GOVERNMENT and fuel dealers are set to enter fresh negotiations on pump prices as tariffs set last month have failed to improve availability of fuel.
Transport minister Amos Midzi last month announced the deregulation of the fuel industry saying private companies were now allowed to import their own fuel and sell at service stations.
The minister also announced a new tariff structure that pegged the price of petrol at $1 170 a litre and $1 060 for diesel. He said fuel imported by government for public transporters and government departments would continue to be sold at $450 for petrol and $200 for diesel.
Fuel Marketers Association of Zimbabwe chairman Masimba Kambarami this week said meetings with government had started to review the prices.
“The review of prices is monthly,” said Kambarami. “The last price increase was on August 27 and the next one is due,” he said.
Kambarami said the dealers held a meeting with government on Tuesday and another meeting was scheduled yesterday. He said the proposed new tariffs would still keep the price of fuel below $2 000 a litre. He said the government and marketers were negotiating with financial institutions for the availability of fuel currency.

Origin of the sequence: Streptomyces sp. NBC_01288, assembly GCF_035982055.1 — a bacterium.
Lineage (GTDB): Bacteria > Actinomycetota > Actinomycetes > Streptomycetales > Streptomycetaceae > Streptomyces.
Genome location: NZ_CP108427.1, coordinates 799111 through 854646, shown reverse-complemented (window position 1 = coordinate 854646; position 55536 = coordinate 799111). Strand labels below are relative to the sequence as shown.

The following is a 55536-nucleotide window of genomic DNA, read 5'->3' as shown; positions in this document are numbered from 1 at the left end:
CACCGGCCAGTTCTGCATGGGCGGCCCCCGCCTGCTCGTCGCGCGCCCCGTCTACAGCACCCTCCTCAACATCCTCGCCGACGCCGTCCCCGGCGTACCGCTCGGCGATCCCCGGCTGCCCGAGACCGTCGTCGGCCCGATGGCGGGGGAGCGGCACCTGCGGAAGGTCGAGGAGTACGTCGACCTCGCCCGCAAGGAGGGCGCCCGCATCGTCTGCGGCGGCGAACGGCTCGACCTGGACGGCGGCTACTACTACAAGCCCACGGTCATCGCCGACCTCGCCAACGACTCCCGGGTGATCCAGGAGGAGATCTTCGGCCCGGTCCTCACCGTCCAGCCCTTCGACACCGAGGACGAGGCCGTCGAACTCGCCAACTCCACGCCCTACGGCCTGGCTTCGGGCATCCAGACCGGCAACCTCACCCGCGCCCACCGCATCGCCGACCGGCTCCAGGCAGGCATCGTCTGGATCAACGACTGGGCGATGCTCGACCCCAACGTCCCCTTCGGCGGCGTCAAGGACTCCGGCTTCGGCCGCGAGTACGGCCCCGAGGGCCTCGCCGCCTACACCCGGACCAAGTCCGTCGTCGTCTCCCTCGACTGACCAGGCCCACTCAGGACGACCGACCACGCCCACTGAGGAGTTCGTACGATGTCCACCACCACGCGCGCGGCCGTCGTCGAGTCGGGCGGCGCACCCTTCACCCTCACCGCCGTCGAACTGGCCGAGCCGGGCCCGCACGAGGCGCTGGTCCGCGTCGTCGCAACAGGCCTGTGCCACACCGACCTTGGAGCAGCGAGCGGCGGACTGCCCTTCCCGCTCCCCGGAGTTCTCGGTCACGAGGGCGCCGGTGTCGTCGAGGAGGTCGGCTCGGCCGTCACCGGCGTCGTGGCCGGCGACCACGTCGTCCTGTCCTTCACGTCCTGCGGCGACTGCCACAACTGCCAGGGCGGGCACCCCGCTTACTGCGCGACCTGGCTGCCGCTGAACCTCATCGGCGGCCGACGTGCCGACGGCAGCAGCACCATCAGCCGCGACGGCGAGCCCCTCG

Indigenous Fuel Marketers chairman Gordon Musarira could not comment on the issue, saying “there is nothing to say at the moment”.
The deregulation was last month shot down by indigenous players who said the new prices were untenable. The dealers said the prices did not take into cognisance that oil companies were obtaining foreign currency on the parallel market. The deregulation has not improved availability of fuel, which has remained available only on the black market.
Multinational companies sold fuel for less than a week after the announcement of the fuel prices on August 27 but have now stopped. Most of the fuel had been kept in storage in anticipation of price increases. Indigenous fuel dealers have on the other hand elected to defy the government directive and are selling fuel at prices as high as $3 000 a litre.